TODAY: IOC will not impose blanket ban on Russian Olympic team, Mutko welcomes and denounces decision; Russia now faces possible Paralympics ban following new WADA report; apartments of political analyst and his family raided by FSB; Clinton blames Russia for DNC email leak; Rosneft unofficially excluded from involvement in Bashneft privatisation.
The International Olympics Committee will not impose a blanket ban on Russia’s Olympic team after all, saying that Russian athletes can compete if they can prove to their International Federation that they have a clean doping record; the mitigated ban will still block the entire track and field athletics team from competition (excluding long-jumper Daria Klishina). Sports Minister Vitaly Mutko expressed gratitude to the IOC, but also complained about the decision to ban those who have tested positive for banned substances in the past. Russia’s Olympic chief Alexander Zhukov said the ruling was one of the hardest decisions in the history of the Olympics. A Russian Olympic Committee official said the final decision ‘was to be expected. You can’t behave improperly toward a power like Russia.’ The World Anti-Doping Agency (WADA) is disappointed by the decision, saying it could lead to ‘lesser protection for clean athletes’. Russia now may face suspension from the Paralympic games in Rio in September, following the publication of a new WADA report that uncovered widespread doping and cover-ups.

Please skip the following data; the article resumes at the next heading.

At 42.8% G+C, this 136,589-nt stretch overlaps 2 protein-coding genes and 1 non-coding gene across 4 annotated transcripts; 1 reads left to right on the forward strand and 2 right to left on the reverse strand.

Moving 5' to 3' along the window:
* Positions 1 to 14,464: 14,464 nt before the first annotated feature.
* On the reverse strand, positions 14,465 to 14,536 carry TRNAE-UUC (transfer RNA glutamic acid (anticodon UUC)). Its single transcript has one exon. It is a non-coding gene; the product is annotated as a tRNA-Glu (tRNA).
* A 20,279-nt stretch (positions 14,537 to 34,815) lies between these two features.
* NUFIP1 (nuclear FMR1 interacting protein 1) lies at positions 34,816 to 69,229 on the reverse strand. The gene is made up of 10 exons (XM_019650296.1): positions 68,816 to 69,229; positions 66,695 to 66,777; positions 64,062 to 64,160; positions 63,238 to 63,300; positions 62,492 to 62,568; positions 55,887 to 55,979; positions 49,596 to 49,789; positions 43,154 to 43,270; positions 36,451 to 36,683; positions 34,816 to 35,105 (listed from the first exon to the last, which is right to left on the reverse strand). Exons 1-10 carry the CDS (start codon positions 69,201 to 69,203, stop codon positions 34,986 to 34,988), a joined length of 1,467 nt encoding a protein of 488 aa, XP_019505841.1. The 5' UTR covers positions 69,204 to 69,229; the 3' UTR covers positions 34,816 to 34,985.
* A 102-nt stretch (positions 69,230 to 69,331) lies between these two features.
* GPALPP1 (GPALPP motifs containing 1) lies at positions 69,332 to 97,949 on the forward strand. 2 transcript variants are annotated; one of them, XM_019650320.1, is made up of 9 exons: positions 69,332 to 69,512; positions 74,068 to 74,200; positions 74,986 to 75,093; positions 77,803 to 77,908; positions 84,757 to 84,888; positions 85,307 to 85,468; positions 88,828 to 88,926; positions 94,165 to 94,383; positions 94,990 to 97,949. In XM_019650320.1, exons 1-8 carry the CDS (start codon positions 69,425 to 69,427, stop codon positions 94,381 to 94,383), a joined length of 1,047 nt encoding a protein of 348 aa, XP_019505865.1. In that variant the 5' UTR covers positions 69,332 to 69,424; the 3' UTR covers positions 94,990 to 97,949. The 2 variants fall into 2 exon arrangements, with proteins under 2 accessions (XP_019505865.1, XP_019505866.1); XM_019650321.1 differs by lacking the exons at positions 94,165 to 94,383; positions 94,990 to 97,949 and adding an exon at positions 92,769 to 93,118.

The apartment of prominent political analyst Andrei Piontkovsky, and the homes of his daughter and grandchildren, have been subjected to early morning searches by FSB officials; Piontkovsky left Russia earlier this year in fear that he would be persecuted for an article he wrote about Chechnya. The campaign of US Presidential hopeful Hillary Clinton has accused Russia of being involved in the leak of Democratic National Committee (DNC) emails, with the aim of helping her opponent, Donald Trump. Some cybersecurity experts agree with the accusation; the Kremlin says there is no chance. Rosneft has been excluded from taking part in the privatisation of Bashneft, because ‘that would not be true privatisation’, according to an economics official. ‘If Rosneft takes part in the privatization, it will only be moving the same money around.’
Russia’s new anti-terrorism laws may be designed to ensure that ‘the Moscow Patriarchate ‘stand[s] alone for national identity’, according to an Archbishop of the Russian Orthodox Church in America.
PHOTO: Russian President Vladimir Putin gives a message of condolences to French President Francois Hollande over mass killings in the city of Nice, in Moscow, Russia, July 15, 2016. Sputnik/Kremlin/Alexei Nikolsky/via REUTERS